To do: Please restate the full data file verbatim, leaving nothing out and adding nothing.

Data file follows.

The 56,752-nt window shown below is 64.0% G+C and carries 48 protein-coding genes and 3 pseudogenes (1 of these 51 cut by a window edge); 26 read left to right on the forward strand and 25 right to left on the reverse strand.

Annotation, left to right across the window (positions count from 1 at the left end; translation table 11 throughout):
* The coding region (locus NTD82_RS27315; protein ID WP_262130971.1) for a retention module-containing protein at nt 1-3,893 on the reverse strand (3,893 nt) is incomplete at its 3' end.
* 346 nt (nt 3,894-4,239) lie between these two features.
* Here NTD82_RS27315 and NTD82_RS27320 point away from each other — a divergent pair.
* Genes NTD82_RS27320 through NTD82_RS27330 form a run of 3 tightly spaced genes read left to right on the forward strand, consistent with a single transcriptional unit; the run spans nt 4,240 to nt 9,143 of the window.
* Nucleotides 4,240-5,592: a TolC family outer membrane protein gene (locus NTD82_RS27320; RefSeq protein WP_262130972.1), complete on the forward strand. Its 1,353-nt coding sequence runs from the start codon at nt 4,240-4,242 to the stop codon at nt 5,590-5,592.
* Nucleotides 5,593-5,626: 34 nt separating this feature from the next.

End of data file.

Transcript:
The 56,752-nt window shown below is 64.0% G+C and carries 48 protein-coding genes and 3 pseudogenes (1 of these 51 cut by a window edge); 26 read left to right on the forward strand and 25 right to left on the reverse strand.

Annotation, left to right across the window (positions count from 1 at the left end; translation table 11 throughout):
* The coding region (locus NTD82_RS27315; protein ID WP_262130971.1) for a retention module-containing protein at nt 1-3,893 on the reverse strand (3,893 nt) is incomplete at its 3' end.
* 346 nt (nt 3,894-4,239) lie between these two features.
* Here NTD82_RS27315 and NTD82_RS27320 point away from each other — a divergent pair.
* Genes NTD82_RS27320 through NTD82_RS27330 form a run of 3 tightly spaced genes read left to right on the forward strand, consistent with a single transcriptional unit; the run spans nt 4,240 to nt 9,143 of the window.
* Nucleotides 4,240-5,592: a TolC family outer membrane protein gene (locus NTD82_RS27320; RefSeq protein WP_262130972.1), complete on the forward strand. Its 1,353-nt coding sequence runs from the start codon at nt 4,240-4,242 to the stop codon at nt 5,590-5,592.
* Nucleotides 5,593-5,626: 34 nt separating this feature from the next.